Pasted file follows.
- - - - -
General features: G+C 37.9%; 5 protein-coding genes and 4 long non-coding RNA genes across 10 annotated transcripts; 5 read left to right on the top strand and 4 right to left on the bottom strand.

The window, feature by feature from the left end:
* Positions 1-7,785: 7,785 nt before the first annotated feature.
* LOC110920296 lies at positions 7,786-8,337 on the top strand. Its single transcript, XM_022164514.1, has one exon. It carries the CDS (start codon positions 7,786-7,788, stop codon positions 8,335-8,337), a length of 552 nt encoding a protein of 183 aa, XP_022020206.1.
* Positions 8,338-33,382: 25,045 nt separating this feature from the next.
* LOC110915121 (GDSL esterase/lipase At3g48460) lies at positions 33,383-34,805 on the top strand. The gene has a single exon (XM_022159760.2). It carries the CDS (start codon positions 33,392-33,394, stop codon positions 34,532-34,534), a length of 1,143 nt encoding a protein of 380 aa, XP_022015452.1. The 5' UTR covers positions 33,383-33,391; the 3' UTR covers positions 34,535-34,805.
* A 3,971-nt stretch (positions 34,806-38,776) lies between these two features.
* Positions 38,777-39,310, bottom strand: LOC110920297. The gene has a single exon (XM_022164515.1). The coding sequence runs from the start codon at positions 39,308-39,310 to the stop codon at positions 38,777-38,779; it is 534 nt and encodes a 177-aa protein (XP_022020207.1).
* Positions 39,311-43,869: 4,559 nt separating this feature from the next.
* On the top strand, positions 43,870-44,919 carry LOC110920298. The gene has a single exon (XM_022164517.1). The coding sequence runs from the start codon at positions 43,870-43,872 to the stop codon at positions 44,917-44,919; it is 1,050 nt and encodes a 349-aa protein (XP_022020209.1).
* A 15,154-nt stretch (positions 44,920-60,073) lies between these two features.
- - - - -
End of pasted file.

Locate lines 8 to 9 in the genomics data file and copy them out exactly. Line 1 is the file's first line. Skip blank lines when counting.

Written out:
* Positions 38,777-39,310, bottom strand: LOC110920297. The gene has a single exon (XM_022164515.1). The coding sequence runs from the start codon at positions 39,308-39,310 to the stop codon at positions 38,777-38,779; it is 534 nt and encodes a 177-aa protein (XP_022020207.1).
* Positions 39,311-43,869: 4,559 nt separating this feature from the next.